I’d seen this book mentioned on blogs and via Twitter quite a bit before it was nominated for the Edgars, so I was looking forward to reading it. Quite frankly, I find myself with mixed feelings about it.
Author: Elizabeth Wein
Age group: Young Adult
Synopsis: A young Scottish woman is captured by Nazis during World War II. She is tortured and forced to give up confidential information. She does so by writing out her “confession,” which really turns into a story of how she met her best friend. I’d say more, but I’d ruin the story.
Does it pass the “Homeschool Mom Test“? This book is definitely for more mature audiences. The language can be “unsavory.” Most of that is British foul language (“bloody bastard”), but American teens would recognize other swears as well. The story also includes descriptions of prisoner torture that will leave your skin crawling, and male chauvinist characters that remind me I should thank my lucky stars I don’t have to deal with guys like that.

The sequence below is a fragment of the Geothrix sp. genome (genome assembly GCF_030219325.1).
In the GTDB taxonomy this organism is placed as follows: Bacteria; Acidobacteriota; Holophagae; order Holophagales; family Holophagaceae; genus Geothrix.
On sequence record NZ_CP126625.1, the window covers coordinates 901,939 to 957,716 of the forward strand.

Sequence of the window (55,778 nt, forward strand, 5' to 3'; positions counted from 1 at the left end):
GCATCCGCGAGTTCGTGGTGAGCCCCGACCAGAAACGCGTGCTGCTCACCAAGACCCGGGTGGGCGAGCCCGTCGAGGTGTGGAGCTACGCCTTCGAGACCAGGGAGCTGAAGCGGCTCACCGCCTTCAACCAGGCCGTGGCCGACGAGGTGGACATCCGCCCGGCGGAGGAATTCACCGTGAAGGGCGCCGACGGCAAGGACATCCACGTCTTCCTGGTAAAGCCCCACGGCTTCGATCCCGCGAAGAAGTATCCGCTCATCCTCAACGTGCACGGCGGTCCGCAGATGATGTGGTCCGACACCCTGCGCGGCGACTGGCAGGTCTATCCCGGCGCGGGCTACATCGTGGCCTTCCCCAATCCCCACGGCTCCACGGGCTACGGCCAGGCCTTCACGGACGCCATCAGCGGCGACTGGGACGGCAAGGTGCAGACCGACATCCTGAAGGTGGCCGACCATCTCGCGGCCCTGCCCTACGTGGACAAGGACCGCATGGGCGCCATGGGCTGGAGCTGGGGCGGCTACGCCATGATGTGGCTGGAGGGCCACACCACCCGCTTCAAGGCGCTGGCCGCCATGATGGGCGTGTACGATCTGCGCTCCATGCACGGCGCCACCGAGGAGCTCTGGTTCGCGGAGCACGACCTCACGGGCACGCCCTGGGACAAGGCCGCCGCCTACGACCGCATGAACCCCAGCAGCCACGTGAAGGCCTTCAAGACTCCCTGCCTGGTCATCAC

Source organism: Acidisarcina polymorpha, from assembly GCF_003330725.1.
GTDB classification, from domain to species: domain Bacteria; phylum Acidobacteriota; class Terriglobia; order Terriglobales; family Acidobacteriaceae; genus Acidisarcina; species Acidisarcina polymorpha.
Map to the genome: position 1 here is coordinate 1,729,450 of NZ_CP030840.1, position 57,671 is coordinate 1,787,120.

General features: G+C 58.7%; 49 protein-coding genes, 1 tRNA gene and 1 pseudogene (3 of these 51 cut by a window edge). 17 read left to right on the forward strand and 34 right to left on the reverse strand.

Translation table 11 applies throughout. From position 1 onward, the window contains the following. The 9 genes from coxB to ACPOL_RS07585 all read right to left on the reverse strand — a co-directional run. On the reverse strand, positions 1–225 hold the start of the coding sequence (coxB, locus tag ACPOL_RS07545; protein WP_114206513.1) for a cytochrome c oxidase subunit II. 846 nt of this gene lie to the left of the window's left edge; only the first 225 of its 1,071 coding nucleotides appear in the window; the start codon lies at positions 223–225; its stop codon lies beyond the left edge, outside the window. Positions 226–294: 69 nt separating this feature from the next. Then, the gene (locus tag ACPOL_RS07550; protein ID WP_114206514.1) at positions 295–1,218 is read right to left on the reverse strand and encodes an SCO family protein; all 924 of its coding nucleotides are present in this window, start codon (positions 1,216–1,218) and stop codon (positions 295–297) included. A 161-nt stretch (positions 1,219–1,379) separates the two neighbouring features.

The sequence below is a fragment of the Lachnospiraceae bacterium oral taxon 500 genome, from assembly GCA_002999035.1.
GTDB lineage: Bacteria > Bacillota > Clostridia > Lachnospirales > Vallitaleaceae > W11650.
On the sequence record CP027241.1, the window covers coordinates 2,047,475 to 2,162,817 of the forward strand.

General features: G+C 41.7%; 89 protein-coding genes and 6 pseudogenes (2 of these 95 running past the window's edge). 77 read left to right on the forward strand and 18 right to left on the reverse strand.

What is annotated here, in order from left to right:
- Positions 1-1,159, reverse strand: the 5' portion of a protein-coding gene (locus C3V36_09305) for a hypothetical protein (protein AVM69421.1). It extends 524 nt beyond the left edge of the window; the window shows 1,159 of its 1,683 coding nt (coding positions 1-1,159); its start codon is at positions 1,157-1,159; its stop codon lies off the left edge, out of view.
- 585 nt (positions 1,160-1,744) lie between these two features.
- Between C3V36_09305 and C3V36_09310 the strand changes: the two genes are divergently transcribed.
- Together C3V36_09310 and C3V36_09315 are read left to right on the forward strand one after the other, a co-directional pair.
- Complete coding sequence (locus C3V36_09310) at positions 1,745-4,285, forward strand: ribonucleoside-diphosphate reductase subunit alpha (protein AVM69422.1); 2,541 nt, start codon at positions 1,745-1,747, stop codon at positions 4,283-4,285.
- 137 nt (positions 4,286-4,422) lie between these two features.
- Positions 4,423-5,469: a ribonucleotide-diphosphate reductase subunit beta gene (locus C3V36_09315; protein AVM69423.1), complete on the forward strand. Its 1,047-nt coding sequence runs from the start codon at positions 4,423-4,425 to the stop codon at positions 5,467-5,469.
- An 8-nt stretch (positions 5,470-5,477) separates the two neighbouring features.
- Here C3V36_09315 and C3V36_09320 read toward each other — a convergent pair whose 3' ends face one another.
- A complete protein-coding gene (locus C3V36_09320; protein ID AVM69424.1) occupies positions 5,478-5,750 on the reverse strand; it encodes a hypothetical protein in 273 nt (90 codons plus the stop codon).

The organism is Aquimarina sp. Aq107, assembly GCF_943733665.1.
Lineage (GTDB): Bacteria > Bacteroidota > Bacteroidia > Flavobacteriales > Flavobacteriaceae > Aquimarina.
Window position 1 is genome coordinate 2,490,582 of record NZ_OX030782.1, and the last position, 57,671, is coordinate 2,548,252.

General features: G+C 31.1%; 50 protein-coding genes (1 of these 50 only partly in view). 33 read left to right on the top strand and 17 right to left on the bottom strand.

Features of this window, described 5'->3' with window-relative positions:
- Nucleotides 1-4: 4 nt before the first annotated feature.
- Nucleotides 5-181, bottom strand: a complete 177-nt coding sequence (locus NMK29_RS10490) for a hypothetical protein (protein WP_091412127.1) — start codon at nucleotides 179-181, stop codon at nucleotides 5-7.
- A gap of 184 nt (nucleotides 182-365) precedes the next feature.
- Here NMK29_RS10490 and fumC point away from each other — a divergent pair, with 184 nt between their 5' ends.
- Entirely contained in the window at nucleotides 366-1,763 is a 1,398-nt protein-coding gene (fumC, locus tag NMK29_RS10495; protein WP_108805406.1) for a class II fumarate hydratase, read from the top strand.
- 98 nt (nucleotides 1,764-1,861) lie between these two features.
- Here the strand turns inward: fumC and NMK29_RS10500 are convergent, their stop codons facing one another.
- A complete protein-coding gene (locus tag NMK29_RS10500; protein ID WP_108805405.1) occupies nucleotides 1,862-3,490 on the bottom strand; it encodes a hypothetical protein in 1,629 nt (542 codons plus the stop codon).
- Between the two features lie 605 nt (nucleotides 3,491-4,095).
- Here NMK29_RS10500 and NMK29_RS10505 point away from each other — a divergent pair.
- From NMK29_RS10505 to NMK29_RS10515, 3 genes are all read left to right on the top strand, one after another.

As I mentioned at the beginning, I have mixed emotions about this novel. On the one hand, I really appreciate how thoroughly the author researched the time period and the involvement of female pilots and spies. As a pilot herself and as a woman who has lived in numerous countries, Elizabeth Wein has a wealth of background knowledge to pour into this story.
The problems I had with the book stem mostly from the beginning. I had trouble buying the premise that a Gestapo leader would tolerate a prisoner who wrote out her “confession” by telling every last detail about how she met her best friend. If I as a reader were impatient with the narrator to “get on” with the story already, why wouldn’t the Nazis be impatient with her as well?
In fact, I didn’t really get into the story until about halfway through it, which brings me to something I did like about the book–the second half. I don’t want to give away the story, but at a certain point in the story, you begin to realize that everything is not as it seems. I had my suspicions earlier in the story, but until the other layers of this story started peeling away, I felt frustrated by the lack of movement.
All that being said, I could see this winning the Edgar. World War II stories are always very hot, and this one keeps you guessing in the second half about which characters to trust and which to despise.